Prof Daniel Plaatjies, FFC Chairperson, replied that municipalities were at the coalface. A different tack had to be followed in the Sixth Parliament. Costing and pricing of programmes had to be emphasised. It was easy to do in the metropolitan municipalities. Constitutional democracy worked according to five year cycles, but there were continuity problems. Loans were an ongoing concern. The FFC had presented on infrastructure-led growth scenarios as cities were the new centres of industrial growth. There could be a weekend workshop with the FFC. He agreed that the endgame was capable municipalities that were responsive to mandates. Some municipalities had no taxpayers and amalgamations could compound workload and HR challenges. Municipalities had no fiscal space to support economic activity. Bigger towns could pull in other municipalities. District municipalities could coordinate local municipalities. South Africa did not follow the example set by Europe, in which non-citizens had to pay more for services. The FFC had met with municipalities in the Free State and the Eastern Cape. The Provincial Legislatures pulled in the municipalities. Section 139 interventions were a constant quagmire-a province under Section 100 administration could not call for aSection 139 intervention for a municipality. There were value chain issues related to CoGTA. People received training and then went to work in the private sector. Treasury had to be promoted as an employer of choice. Universities could not adequately train people to serve in the public sector. Property value evaluators had to be appointed in the provinces and municipalities. Problems of urbanisation could be resolved if students could be attracted to go back to their areas of origin. Social, physical and economic infrastructure had to be built. It was true that the Equitable Share was founded on population numbers, for which Stats SA was relied on. Stats SA could be called in tospeak to this to the Committee. There was a vertical gap between mandates and resources. Since 1994 there had been a one-size-fits-all approach, but there could not be governance without capacity. Municipalities had to define their capacity to build. Electrical supply by municipalities was more costly, as the Constitution stated that municipalities were responsible for electricity reticulation. Before 1994 most non-payers were black, but lines were currently being crossed, with the rich benefitting from free basic services. Agreements were signed with Eskom in the knowledge that money was not available to pay. There were non-payers everywhere.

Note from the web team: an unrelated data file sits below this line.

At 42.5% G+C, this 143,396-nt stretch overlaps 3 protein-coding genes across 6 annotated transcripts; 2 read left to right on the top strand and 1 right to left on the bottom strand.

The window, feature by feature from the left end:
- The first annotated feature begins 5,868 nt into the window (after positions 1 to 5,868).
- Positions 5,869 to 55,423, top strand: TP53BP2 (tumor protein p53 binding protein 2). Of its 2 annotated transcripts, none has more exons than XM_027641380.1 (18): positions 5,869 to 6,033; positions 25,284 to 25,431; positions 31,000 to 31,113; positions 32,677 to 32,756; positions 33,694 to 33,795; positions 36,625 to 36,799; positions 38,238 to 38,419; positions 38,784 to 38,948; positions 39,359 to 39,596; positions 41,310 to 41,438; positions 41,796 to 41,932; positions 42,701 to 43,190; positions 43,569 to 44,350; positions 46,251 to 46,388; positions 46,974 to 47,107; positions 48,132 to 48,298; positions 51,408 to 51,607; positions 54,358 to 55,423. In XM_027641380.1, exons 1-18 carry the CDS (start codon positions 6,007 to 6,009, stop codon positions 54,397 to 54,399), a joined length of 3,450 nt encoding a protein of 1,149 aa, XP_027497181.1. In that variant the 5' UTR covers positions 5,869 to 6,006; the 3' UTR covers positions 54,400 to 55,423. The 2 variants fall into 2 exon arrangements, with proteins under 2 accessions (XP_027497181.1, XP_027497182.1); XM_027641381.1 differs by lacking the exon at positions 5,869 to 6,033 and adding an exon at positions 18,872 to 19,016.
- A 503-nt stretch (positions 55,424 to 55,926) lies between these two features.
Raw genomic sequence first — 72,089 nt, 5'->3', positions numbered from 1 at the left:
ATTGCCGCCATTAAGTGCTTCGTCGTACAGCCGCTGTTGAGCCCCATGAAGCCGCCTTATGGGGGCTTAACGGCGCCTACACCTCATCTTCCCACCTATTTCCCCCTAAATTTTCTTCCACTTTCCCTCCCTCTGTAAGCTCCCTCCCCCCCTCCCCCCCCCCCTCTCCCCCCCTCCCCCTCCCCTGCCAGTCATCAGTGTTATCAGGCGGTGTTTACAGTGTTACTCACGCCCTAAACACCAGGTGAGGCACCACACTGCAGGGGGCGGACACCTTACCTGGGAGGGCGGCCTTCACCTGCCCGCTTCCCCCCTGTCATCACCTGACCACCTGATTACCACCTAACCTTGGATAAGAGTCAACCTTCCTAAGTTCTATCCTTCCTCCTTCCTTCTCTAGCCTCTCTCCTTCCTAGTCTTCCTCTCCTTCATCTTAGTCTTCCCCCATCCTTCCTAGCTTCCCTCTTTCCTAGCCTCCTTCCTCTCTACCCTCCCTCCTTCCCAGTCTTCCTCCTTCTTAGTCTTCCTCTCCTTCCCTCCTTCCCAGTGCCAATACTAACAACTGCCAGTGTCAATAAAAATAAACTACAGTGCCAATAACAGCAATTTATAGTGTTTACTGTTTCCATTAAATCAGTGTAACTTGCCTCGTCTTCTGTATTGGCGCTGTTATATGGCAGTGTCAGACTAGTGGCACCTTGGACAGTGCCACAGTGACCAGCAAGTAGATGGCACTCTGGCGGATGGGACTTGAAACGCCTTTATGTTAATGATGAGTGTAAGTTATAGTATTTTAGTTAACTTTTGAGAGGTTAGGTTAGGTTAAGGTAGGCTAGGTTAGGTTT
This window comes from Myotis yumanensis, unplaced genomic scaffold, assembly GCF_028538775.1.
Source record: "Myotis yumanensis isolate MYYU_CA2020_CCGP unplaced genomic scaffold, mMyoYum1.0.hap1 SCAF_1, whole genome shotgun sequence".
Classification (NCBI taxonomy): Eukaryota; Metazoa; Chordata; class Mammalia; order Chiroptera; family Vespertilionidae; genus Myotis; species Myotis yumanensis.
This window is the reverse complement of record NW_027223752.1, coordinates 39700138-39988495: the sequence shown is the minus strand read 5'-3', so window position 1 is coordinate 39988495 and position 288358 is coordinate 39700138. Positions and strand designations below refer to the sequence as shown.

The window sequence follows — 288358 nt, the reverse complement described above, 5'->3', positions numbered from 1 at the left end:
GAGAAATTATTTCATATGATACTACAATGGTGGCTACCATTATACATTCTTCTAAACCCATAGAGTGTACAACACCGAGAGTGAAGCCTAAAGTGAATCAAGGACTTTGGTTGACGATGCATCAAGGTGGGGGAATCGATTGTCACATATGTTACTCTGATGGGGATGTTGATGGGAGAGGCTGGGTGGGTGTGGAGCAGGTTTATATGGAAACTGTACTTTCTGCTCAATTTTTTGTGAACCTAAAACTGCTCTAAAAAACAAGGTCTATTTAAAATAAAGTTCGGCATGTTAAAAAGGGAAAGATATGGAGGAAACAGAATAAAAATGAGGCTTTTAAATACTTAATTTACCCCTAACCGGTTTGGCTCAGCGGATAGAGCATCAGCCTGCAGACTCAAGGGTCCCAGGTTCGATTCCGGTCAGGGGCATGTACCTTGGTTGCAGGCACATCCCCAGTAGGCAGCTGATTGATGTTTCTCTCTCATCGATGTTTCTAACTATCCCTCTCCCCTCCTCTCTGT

Co-Chairperson Mahlanguconcluded by indicating that there could be a workshop on cities and industrial growth, if time permitted. The Committee had to meet with the Minister of CoGTA soon.

The Chairperson adjourned the meeting.